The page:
Three years ago, the FDA made one of the most polarizing decisions in its history. It approved a drug for the rare genetic disease Duchenne muscular dystrophy on the slimmest of evidence, a watershed moment that caused a highly publicized rift within the agency.
In the midst of it all were parents who pushed hard and advocated like never before, even making public presentations to the FDA, under the agency’s new willingness to hear public and patient input.
Some of that patient input included data, gathered through videos and interviews with caregivers, that seemed to show kids in the trial improving after taking the drug, known as eteplirsen (Exondys 51). These detailed personal accounts were compiled independently; neither eteplirsen’s developer, Sarepta Therapeutics (NASDAQ: SRPT), nor the FDA had them.
Top FDA officials said those data didn’t influence their decision. After the approval, head drug evaluator Janet Woodcock spoke at a conference with one of the Duchenne parents, Christine McSherry, and said that her data, collected from her son and other patients in the eteplirsen trial, weren’t rigorous enough.
But then Woodcock said something surprising: If they could better quantify the results and have their methodologies validated by a federal Institutional Review Board, the data could be extremely useful.
So McSherry and Mindy Leffler, another Duchenne advocate who helped gather the data, decided to start a company. Their startup, Casimir Trials, is working with a dozen drug makers, among them Sarepta, to compile data that show the impact rare-disease medicines might be having on patients.
Casimir’s goal is to address a frustrating gap. Patient experience seems to demonstrate that an medicine might be working, but the “hard” clinical data, approved as part of the study’s design, might show no effect whatsoever.
“We are tired of hearing parents saying, ‘Oh my gosh, I swear that drug was working, I swear he was walking better or he ran better,’ and then the drug gets put on the shelf because it didn’t meet its primary endpoint,” McSherry tells Xconomy.
Ten years ago, maybe even five, the idea of a patient advocate supplying important data to the world’s most powerful drug agency would have been ludicrous. But Casimir’s progress illustrates so much about big changes in the way biomedical science and its regulators have recently evolved.
In the past, “people have tended to consider these [types of data] to be ‘soft’ outcomes,” says Harlan Krumholz, the director of the Center for Outcomes Research and Evaluation at Yale-New Haven Hospital. But “what is ‘hard’ data anyway, except that it is reproducible and it triangulates with other information that we know about people in ways that make us believe it’s valid?”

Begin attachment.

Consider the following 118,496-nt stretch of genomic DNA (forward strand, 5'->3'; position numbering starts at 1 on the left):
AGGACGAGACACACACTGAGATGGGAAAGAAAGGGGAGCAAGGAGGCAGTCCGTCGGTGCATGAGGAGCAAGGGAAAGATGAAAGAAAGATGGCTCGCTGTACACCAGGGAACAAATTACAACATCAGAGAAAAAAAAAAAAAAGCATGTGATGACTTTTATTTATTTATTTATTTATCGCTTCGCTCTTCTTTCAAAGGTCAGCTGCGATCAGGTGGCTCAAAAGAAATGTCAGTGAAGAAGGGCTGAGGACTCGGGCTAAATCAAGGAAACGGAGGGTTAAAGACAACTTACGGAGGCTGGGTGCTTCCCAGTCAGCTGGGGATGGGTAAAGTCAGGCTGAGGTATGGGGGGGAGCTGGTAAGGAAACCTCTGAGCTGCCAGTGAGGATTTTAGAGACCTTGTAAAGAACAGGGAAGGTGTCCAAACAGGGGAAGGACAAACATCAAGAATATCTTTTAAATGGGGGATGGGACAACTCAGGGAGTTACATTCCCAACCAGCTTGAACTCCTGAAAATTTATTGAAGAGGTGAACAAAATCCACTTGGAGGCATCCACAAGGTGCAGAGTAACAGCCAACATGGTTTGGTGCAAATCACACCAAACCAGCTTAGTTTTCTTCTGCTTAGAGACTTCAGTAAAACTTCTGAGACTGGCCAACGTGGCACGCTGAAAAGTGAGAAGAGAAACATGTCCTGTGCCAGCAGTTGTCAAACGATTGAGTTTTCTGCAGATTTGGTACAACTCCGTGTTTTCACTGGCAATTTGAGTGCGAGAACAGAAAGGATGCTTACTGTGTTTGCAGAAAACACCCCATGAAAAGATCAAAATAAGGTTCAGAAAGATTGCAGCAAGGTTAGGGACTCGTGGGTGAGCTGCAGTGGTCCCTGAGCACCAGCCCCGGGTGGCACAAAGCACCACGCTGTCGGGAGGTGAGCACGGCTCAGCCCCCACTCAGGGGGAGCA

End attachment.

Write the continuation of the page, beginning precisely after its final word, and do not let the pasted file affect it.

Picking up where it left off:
Casimir’s efforts are worth watching as more and more rare-disease drugs come to market—including, potentially, a group of gene therapies for Duchenne that are in human testing. One method Casimir and its tech partner, iTakeControl, have developed to study patients’ ability to move over time is under FDA review, McSherry says. If approved, the measure could be used as a study goal in future clinical trials. McSherry and Leffler mentioned that goal at a meeting held Thursday (pictured above) by the Institute for Clinical and Economic Review (ICER), the nonprofit drug pricing watchdog.
In a research note following the meeting, RBC Capital Markets analyst Brian Abrahams noted that this “type of endpoint could potentially be explored by Sarepta” in its Duchenne gene therapy trials to “further support approval and eventual reimbursement.” Sarepta isn’t currently working with Casimir in its gene therapy trials, says spokesperson Tracy Sorrentino. But McSherry says the two are “in discussions” about the possibility. (They are already working together in at least one other trial, she says.)
The FDA doesn’t comment on discussions it has with companies, says spokesperson Sandy Walsh. But Walsh did confirm that conversations took place between McSherry and Woodcock, and that “the FDA is very much in favor of seeking to measure, in a reliable way, outcomes of interest and value to patients.”
Filling the Gap
Duchenne is a deadly genetic disease that afflicts some 300,000 kids worldwide who can’t produce a shock-absorbing protein known as dystrophin. Without dystrophin, their muscles gradually waste away, beginning with their legs. They often can’t walk by their teenage years and die at a young age because of heart or lung problems.
Before eteplirsen, which treats a small subset of patients and is meant to slow the progression of the disease, there were no FDA-approved treatments for Duchenne. A steroid sold by PTC Therapeutics (NASDAQ: PTCT), deflazacort (Emflaza), has since been approved for Duchenne patients as well. But there still is no cure.
McSherry’s son Jett—one of her five children—was diagnosed with Duchenne at the age of five. As McSherry explained in this 2018 podcast, the pain of hearing the diagnosis was so severe that “you could think of nothing else but wanting to die.” But she turned those emotions into … Next Page »